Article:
Tax relief is an important incentive in attracting investment into new and high-risk enterprises and the Enterprise Investment Scheme (EIS) and Seed Enterprise Investment Scheme (SEIS) have become the main route of investment into many businesses.
So why should you choose Social Investment Tax Relief (SITR) and what does this scheme offer us that EIS and SEIS doesn’t?
Five reasons why SITR is the obvious choice.
1.Socially responsible investing - this is on the increase with more and more private investors considering both financial and social returns. SITR is potentially a better brand allowing for investment directly into community based organizations. Where a social enterprise is structured by way of share capital, EIS and SEIS can be used but this option can create confusion about whether community shares are for public benefit or private gain./blog/sitr-who-can-invest
2. Tax relief on excluded trades - most trading activities do qualify for all three types of tax relief, however there are a number of trades which are specifically excluded from EIS and SEIS, but are not excluded from SITR. The most important of these exceptions is residential care, which is a significant area of activity for social enterprise. Other exceptions include hotels, and social finance intermediaries that invest in social enterprises.
3. Debt Finance - SITR has many of the same eligibility criteria as EIS and SEIS, with the main difference being that SITR is available on unsecured debt as well as equity investment. This not only allows the investor flexibility but also enables the social enterprise to access debt at a lower rate than typical finance, and therefore lower their cost of funding./blog/social-investment-tax-relief-how-does-it-differ-from-seis-and-eis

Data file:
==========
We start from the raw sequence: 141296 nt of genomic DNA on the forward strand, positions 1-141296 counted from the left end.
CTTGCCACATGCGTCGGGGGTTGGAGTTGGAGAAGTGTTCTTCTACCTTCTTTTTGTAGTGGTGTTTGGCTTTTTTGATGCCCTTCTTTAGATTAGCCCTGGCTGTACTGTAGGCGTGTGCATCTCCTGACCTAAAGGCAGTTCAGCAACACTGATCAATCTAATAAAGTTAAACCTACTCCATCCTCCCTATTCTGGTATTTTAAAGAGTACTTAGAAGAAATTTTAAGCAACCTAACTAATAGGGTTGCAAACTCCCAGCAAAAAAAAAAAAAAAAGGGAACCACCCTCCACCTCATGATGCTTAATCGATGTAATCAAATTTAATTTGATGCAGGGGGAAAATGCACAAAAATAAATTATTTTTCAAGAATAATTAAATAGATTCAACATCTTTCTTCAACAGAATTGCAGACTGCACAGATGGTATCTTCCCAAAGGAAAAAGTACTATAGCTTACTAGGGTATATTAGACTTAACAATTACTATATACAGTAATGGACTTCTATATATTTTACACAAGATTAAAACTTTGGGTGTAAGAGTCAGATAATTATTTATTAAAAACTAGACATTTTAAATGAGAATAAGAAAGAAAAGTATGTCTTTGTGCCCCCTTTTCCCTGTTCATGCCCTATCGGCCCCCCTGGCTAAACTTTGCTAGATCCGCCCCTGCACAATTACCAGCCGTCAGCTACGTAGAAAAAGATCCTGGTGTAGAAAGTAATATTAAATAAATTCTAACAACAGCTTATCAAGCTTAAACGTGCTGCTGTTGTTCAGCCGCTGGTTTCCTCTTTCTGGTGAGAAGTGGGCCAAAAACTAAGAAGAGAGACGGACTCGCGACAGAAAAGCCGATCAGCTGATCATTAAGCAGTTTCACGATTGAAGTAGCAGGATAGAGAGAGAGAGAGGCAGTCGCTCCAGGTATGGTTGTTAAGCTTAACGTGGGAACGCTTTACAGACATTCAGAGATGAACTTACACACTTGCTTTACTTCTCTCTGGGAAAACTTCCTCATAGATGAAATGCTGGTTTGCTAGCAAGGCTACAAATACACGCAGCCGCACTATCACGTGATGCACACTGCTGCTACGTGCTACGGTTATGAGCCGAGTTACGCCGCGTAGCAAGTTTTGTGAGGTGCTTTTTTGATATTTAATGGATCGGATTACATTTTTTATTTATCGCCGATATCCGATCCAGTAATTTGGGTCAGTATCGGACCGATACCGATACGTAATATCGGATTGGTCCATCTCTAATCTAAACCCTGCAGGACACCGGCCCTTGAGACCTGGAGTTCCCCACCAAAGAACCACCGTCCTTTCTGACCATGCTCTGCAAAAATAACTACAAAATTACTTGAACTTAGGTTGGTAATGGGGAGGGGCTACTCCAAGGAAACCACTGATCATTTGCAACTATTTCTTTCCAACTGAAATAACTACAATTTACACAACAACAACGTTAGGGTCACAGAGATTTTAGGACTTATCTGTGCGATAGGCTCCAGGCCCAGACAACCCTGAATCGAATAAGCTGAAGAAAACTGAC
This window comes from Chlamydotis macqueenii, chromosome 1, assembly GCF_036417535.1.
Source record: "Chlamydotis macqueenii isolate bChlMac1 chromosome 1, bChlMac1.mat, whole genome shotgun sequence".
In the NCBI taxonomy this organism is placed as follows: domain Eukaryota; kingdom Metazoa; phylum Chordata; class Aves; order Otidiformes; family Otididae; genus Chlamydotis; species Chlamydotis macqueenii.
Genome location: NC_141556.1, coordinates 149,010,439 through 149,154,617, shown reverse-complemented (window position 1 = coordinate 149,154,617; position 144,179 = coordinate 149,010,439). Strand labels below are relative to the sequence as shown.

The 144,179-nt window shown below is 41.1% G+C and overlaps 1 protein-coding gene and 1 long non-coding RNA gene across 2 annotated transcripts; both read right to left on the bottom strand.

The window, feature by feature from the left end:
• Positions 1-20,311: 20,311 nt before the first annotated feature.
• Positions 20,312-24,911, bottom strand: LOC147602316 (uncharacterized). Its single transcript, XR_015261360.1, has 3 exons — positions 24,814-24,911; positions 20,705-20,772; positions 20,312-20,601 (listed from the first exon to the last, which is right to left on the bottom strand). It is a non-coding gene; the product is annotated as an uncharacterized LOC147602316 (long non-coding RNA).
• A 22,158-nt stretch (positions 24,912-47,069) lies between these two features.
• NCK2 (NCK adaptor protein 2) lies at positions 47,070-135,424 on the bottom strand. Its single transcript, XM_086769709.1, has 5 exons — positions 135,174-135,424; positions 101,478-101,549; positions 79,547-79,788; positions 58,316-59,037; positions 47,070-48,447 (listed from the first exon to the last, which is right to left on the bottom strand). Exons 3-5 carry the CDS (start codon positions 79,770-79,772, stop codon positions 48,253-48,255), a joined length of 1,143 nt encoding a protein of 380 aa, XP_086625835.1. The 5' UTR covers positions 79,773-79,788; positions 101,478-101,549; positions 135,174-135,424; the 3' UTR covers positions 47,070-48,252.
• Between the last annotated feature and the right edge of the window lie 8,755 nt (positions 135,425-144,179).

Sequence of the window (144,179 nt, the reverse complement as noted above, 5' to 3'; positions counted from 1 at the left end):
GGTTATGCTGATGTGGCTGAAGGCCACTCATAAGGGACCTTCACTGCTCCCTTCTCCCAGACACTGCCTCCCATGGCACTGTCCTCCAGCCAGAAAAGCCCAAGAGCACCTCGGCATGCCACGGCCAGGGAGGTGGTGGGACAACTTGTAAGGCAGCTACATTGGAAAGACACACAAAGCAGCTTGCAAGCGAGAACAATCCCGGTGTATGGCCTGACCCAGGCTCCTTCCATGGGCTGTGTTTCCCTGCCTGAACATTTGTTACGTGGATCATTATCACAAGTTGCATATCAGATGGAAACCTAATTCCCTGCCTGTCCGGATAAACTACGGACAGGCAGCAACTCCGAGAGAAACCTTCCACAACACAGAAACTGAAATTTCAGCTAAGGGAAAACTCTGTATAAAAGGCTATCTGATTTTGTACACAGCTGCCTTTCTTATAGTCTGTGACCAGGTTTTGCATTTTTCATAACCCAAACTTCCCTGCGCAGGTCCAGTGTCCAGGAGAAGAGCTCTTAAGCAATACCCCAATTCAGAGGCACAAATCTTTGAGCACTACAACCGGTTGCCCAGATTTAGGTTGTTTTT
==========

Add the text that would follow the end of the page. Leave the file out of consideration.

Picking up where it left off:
4. An additional finance option - SITR can be claimed alongside EIS and SEIS as these three schemes are not exclusive. So a social enterprise, with share capital, could offer EIS or SEIS on community shares at the same time as offering SITR on unsecured loans. The only restriction is when these schemes are combined, the maximum that can be raised under SITR is reduced pound for pound by the amount raised under SEIS or EIS.
5. Speed of set up - SITR is an attractive option when speed is of the essence for example, in the case of a community buy-out. Many buy-outs fail because the sellers want to sell quickly, and community share offers can take time. It might be much quicker to raise unsecured loans from a small number of committed individuals, than to go through the more formal share offer route.